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South Park turns its satirical beating stick on the ad industry


By Tony Connelly | Sports Marketing Reporter

November 20, 2015 | 3 min read

South Park has turned its satirical aim towards the ad industry in its latest episode which criticises advertisers for the lack of clarity over ads and editorial content while also touching on the battle over ad blockers.

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The debates, which have been intensifying within the publishing and advertising industries recently, have now been thrust into popular culture thanks to the latest episode, titled ‘Sponsored Content’ in the 19th season of the hugely popular satirical cartoon.

It is unlikely to generate any sympathy for publishers however as the advertisers in the episode are portrayed as manipulative powerhouses trying to take advantage of disabled student Jimmy and his anti-advertising stance in the local school paper.

The narrative follows Jimmy’s disagreement with the school principle’s demands that, as editor of the school newspaper, he must ensure that all content is pre-approved by advertisers. He refuses and instead delivers an ad-free newspaper door-to-door which quickly catches on with the adult characters that are weary of an internet mediascape drowned in advertising.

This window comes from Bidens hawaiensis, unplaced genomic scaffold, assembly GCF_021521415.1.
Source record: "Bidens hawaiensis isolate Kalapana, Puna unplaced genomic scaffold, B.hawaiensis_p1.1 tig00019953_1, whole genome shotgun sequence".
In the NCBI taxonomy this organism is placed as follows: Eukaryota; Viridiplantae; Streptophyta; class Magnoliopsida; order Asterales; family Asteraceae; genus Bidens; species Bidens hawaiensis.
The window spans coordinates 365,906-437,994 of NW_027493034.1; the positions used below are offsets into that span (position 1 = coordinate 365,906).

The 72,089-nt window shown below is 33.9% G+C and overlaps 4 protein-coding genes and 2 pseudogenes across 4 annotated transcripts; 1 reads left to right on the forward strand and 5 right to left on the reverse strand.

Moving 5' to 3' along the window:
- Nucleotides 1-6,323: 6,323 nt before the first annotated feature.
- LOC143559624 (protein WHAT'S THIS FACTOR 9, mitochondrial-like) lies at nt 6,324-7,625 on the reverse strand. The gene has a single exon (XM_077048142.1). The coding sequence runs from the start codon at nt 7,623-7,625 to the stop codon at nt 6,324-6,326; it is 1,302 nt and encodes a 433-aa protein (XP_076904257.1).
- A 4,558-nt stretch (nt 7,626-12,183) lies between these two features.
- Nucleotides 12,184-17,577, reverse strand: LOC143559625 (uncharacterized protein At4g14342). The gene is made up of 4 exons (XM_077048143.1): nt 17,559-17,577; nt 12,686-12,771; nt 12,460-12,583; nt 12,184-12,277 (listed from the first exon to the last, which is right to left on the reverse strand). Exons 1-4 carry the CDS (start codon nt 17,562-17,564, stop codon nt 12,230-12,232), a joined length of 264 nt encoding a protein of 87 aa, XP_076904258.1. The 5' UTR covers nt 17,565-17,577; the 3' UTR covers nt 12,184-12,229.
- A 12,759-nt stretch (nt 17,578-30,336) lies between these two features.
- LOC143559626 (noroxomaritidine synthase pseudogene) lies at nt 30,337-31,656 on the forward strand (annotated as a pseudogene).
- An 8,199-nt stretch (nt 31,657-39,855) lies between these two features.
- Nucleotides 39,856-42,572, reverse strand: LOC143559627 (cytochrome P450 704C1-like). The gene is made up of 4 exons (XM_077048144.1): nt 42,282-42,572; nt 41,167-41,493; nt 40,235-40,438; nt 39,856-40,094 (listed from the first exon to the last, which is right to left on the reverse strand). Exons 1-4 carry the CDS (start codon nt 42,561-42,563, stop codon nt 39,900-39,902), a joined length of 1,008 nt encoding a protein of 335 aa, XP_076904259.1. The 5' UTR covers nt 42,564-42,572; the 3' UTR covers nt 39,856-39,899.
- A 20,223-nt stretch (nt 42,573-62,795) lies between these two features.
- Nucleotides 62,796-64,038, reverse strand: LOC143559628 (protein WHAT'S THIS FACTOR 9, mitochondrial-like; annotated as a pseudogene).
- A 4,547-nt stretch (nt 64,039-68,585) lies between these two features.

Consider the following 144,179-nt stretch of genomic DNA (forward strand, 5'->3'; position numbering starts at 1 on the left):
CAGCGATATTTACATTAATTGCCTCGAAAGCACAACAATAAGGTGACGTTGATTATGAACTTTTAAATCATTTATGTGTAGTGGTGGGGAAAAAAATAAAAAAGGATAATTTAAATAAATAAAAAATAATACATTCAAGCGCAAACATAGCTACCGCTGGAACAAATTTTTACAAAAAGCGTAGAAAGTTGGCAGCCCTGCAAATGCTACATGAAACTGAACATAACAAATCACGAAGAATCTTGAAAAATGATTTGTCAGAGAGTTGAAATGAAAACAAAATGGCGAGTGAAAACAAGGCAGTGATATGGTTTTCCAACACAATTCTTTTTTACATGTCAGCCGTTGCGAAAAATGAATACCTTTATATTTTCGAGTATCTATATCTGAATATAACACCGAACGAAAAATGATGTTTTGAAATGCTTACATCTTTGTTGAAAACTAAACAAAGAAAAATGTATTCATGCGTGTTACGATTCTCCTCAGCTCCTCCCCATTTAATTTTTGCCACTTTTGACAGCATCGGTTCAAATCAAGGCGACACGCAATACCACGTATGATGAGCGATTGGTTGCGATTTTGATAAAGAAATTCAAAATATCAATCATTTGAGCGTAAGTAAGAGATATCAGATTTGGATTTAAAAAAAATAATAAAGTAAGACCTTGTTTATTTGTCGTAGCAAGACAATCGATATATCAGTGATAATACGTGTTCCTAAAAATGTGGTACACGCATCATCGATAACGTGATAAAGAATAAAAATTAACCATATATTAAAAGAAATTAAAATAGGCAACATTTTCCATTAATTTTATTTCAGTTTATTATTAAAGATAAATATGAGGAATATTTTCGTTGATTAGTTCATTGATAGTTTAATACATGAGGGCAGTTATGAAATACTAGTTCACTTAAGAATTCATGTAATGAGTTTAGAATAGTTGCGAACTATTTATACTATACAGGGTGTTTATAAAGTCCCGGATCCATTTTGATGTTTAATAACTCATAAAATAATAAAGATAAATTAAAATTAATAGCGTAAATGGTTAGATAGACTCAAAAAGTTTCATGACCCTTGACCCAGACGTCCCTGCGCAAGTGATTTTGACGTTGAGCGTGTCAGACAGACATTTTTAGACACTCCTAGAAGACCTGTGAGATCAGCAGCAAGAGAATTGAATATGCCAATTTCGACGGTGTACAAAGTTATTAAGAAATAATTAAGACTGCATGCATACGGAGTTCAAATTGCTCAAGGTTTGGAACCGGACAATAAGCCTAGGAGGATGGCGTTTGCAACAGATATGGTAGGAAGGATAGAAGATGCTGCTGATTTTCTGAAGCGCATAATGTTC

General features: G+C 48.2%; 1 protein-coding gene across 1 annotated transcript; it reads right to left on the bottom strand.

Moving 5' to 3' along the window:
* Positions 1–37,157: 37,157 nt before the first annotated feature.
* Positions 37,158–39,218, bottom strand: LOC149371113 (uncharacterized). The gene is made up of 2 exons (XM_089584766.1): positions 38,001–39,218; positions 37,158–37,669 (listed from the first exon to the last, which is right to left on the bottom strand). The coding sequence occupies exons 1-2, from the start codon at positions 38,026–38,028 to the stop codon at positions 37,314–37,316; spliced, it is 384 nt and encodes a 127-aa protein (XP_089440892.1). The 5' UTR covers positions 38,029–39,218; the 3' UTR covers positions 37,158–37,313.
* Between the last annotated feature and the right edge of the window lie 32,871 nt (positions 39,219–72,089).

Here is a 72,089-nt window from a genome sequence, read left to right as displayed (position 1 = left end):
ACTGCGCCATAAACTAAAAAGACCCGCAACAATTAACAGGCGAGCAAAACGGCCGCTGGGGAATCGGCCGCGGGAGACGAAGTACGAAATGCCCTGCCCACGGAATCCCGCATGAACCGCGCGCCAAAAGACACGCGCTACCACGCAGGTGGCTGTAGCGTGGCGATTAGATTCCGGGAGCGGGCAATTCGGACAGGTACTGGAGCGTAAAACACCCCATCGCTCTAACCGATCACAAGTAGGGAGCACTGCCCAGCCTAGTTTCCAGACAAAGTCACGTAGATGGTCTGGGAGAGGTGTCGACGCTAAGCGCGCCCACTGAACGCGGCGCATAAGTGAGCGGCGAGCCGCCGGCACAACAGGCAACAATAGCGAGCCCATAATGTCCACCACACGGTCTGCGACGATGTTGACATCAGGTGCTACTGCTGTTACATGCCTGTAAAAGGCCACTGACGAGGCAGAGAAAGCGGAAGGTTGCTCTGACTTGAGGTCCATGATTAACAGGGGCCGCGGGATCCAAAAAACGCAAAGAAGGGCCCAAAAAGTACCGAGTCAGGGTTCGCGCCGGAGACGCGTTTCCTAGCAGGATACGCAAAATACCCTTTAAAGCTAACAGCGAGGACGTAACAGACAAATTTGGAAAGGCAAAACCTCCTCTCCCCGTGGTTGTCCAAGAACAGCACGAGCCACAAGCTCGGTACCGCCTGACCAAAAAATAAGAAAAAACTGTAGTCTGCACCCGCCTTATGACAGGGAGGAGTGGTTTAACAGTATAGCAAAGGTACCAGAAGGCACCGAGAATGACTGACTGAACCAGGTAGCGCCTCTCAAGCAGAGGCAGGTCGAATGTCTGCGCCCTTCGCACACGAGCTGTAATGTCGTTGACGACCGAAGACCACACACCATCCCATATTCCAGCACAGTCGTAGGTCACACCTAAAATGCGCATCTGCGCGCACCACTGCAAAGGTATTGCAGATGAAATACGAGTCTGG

The show's critical stance of intrusive advertising is summed up well in the panicked rant of one of the adults, Butter’s dad, when he says: “I tried ad blockers but it seemed like every time I tried to block the ads they just got smarter."

His rant continues: “I feel like I'm always trying to chase the news somehow.

“It's like I'm in a black void trying to reach the news story. But then the next thing I know I'm reading an ad for Geico. So I click out of that and try to read the news story — but it's not a news story it's a slideshow, and I'm looking at the worst celebrity plastic surgery jobs ever."

Later Jimmy finds himself under pressure from Geico advertising executives who offer him $26m to write Geico sponsored content in his newspaper.

The ad exec says: "Everyone's doing it, Jim. You're sort of the last holdout. $26 million just to write some new stories that get people thinking about their insurance coverage?"

In typical South Park fashion the ad ends in a brilliantly ridiculous manner with a cliff-hanger revelation that Leslie, a new student introduced this season, and possibly the school principal, are not humans but ads that have adapted to their environment.

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